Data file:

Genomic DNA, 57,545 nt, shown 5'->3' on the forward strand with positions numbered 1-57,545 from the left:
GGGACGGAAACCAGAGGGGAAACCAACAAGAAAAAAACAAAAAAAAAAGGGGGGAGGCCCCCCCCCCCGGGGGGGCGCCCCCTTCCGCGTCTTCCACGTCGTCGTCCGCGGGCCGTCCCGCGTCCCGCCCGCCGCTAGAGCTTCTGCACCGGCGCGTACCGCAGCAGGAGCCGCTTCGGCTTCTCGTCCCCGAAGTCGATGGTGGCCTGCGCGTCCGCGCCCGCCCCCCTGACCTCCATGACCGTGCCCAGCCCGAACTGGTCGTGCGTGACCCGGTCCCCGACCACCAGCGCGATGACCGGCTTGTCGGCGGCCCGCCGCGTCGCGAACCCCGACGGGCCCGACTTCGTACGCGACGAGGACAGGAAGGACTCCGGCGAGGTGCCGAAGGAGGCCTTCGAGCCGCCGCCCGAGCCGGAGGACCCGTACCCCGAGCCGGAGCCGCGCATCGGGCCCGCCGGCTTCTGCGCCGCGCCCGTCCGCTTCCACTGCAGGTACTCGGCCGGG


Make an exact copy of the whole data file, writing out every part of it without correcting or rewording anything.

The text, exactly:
Genomic DNA, 57,545 nt, shown 5'->3' on the forward strand with positions numbered 1-57,545 from the left:
GGGACGGAAACCAGAGGGGAAACCAACAAGAAAAAAACAAAAAAAAAAGGGGGGAGGCCCCCCCCCCCGGGGGGGCGCCCCCTTCCGCGTCTTCCACGTCGTCGTCCGCGGGCCGTCCCGCGTCCCGCCCGCCGCTAGAGCTTCTGCACCGGCGCGTACCGCAGCAGGAGCCGCTTCGGCTTCTCGTCCCCGAAGTCGATGGTGGCCTGCGCGTCCGCGCCCGCCCCCCTGACCTCCATGACCGTGCCCAGCCCGAACTGGTCGTGCGTGACCCGGTCCCCGACCACCAGCGCGATGACCGGCTTGTCGGCGGCCCGCCGCGTCGCGAACCCCGACGGGCCCGACTTCGTACGCGACGAGGACAGGAAGGACTCCGGCGAGGTGCCGAAGGAGGCCTTCGAGCCGCCGCCCGAGCCGGAGGACCCGTACCCCGAGCCGGAGCCGCGCATCGGGCCCGCCGGCTTCTGCGCCGCGCCCGTCCGCTTCCACTGCAGGTACTCGGCCGGG